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WINGS Birding Tours – Information

Bolivia: The Peak of Diversity

Tour Information

Note: The information below is intended to give readers a sense of what this tour is like. Fuller, printed information will be sent to registrants or to others on request; the information in that printed document supercedes the abridged version below.

ENTERING AND LEAVING BOLIVIA: A passport and visa are required for U.S. citizens traveling to Bolivia for any purpose. Your passport must be valid for at least six moths after the date of your arrival. Please visit the Embassy of Bolivia for the most current visa information. The phone number for the Bolivian Embassy in Washington, D.C. is (202) 232-4827 or (202) 232-4828. Visa services such as CIBT can also take care of your needs quickly and efficiently. Bolivia requires proof of Yellow Fever Vaccination upon application for a visa and on arrival in the country. Visas are valid for five years from the date of issuance and can be obtained in advance from a consulate or embassy or on arrival at the airport. An exit tax of US $24 (payable in cash) is charged when departing Bolivia by air; this amount is subject to change. Some airline ticket s already include this tax; ask your airline when you check in. 

MAPS AND COUNTRY INFORMATION: You can view maps of Bolivia in the University of Texas series here. You can review the U.S. Department of State Country Specific Travel Information here, and the CIA World Factbook background notes on Bolivia here.

HEALTH: You can visit the CDC’s Travel Health website on line. Though malaria is very rare in the areas visited on this tour, the Centers for Disease Control and Prevention strongly recommend a malaria preventative. You should contact your doctor well in advance of the tour departure, as antimalarial drugs must be initiated weeks before the period of exposure.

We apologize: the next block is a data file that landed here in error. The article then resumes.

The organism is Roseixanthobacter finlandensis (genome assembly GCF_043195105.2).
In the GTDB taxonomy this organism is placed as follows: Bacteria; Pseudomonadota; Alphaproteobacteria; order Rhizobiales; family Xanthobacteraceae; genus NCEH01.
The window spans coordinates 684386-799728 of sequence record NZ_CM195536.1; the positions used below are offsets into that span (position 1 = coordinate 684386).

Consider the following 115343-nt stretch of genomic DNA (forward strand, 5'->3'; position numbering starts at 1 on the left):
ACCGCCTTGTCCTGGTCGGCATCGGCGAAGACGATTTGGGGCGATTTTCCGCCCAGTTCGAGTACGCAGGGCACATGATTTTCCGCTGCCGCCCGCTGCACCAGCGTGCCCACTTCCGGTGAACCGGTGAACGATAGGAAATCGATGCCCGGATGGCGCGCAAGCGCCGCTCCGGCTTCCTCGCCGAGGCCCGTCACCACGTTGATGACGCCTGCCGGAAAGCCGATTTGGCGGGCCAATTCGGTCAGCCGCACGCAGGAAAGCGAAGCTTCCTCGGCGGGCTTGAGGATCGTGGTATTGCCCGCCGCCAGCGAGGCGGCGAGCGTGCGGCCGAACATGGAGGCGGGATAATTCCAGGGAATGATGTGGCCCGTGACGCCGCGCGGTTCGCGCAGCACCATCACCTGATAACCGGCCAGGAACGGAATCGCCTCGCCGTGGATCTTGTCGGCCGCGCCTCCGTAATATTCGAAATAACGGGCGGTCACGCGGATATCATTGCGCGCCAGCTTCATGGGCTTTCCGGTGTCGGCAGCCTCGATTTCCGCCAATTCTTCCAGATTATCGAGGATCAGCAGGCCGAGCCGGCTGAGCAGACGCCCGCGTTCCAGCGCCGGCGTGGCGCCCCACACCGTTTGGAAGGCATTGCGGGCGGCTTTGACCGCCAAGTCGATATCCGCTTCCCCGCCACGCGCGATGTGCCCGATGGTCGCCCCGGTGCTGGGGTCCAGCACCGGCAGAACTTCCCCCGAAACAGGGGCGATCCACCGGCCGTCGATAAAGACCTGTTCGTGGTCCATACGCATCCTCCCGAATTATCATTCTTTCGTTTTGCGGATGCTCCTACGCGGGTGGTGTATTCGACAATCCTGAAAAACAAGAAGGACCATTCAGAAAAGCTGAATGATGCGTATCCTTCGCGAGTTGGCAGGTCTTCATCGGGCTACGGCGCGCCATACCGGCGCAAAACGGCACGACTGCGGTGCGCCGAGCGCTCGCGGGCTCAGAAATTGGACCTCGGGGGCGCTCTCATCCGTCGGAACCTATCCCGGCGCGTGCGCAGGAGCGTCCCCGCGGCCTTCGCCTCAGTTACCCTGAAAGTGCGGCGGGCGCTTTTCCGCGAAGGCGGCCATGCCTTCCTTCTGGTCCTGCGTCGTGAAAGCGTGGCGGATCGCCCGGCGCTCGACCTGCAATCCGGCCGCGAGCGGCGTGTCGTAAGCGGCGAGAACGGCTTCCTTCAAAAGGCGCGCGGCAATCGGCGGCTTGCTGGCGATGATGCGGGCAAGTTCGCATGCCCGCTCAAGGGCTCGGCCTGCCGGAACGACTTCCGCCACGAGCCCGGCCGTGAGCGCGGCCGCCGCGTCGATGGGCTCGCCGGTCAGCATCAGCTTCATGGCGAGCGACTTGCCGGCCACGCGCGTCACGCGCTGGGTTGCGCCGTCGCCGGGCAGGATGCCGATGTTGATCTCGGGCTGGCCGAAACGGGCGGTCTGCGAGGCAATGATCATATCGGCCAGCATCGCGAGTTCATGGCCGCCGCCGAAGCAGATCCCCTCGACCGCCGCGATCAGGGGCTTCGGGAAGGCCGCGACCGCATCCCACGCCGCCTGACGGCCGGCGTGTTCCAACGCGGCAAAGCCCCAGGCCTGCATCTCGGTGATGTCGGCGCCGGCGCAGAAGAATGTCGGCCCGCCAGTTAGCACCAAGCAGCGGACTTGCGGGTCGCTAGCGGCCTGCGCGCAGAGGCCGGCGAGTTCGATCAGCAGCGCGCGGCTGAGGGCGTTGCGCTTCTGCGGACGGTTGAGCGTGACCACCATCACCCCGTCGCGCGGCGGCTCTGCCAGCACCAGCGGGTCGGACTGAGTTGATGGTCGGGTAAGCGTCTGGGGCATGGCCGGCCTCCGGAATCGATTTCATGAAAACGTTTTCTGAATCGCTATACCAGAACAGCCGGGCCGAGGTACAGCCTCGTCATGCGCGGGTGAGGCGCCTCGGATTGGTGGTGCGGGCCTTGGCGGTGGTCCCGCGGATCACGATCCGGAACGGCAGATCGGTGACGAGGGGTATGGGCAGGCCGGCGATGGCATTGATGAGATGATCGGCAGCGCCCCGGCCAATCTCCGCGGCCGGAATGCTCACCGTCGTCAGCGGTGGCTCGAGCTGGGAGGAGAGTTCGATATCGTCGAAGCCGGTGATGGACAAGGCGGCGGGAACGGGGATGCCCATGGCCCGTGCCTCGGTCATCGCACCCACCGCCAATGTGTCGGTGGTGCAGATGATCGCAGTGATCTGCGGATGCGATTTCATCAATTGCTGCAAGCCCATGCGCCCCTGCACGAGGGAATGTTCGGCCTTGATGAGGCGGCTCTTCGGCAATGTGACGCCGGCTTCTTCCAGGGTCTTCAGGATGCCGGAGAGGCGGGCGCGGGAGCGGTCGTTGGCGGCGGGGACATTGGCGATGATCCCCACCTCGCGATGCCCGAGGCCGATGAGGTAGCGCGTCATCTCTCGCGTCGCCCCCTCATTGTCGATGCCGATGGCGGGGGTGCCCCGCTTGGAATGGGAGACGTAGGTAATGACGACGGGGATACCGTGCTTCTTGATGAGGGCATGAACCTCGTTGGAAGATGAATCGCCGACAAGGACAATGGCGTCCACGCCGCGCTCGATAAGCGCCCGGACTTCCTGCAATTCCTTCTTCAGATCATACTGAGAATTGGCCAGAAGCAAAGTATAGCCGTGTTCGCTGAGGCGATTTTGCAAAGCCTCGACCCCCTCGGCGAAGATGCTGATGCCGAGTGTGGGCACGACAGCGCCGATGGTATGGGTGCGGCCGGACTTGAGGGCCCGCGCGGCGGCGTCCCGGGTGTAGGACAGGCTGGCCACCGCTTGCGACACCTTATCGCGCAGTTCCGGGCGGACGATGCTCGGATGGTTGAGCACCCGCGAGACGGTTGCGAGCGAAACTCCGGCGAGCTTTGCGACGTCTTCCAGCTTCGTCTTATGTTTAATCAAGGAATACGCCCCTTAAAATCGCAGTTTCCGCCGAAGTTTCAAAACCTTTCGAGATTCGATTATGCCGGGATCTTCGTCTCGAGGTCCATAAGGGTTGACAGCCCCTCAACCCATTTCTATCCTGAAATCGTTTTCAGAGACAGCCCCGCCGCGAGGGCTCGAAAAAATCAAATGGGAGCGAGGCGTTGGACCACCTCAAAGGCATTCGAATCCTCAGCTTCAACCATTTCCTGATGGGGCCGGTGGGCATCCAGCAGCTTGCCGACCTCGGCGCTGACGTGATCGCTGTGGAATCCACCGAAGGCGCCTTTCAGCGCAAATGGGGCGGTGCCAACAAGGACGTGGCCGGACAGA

Innocuous but bothersome mosquitoes will generally not be a problem but may be locally numerous; there is the possibility of small biting gnats. The best defense is to wear long-sleeved shirts and pants, especially at dawn and after dark. We recommend using insect repellents with at least a moderate (30%) concentration of DEET or newer products containing Picaridin. Phlebotomine flies carrying the Leishmania parasite are present at lower elevations in Bolivia, but the risk is not high. Snakes of any kind are rarely encountered in the tropics, and we will be lucky to see one.

The CDC also recommend the following vaccines: Hepatitis A or immune globulin (IG); typhoid; as needed, booster doses for tetanus-diphtheria and measles. See your doctor at least 4-6 weeks before your trip to allow time for immunizations to take effect.

Though tap water is said to be safe in Bolivia, we avoid it in favor of bottled or purified water, which is readily available.

ALTITUDE: We will be going as high as 14,800 feet (4,500 meters) on a couple of days. We will do only a bit of walking here, but will do some walking at about 13,750 feet (4,200 meters) over stony surfaces. The effects of altitude vary. Most people experience just lightheadedness and a need to take deeper breaths; many people find it exhilarating. Some people experience a delayed effect of nausea and headache, which can be mitigated by drinking plenty of water, and which will disappear after a day or two and once we return to moderate elevations. If you have a history of severe altitude sickness, please consult your doctor.

PACE OF THE TOUR: Most of our birding areas are at least an hour from the hotel, making early mornings and full birding days the rule, but we always try to be back at the hotel before dark and to have an hour or two off before dinner. There is no driving during our three days at Refugio Los Volcanes, making the pace there considerably more relaxed.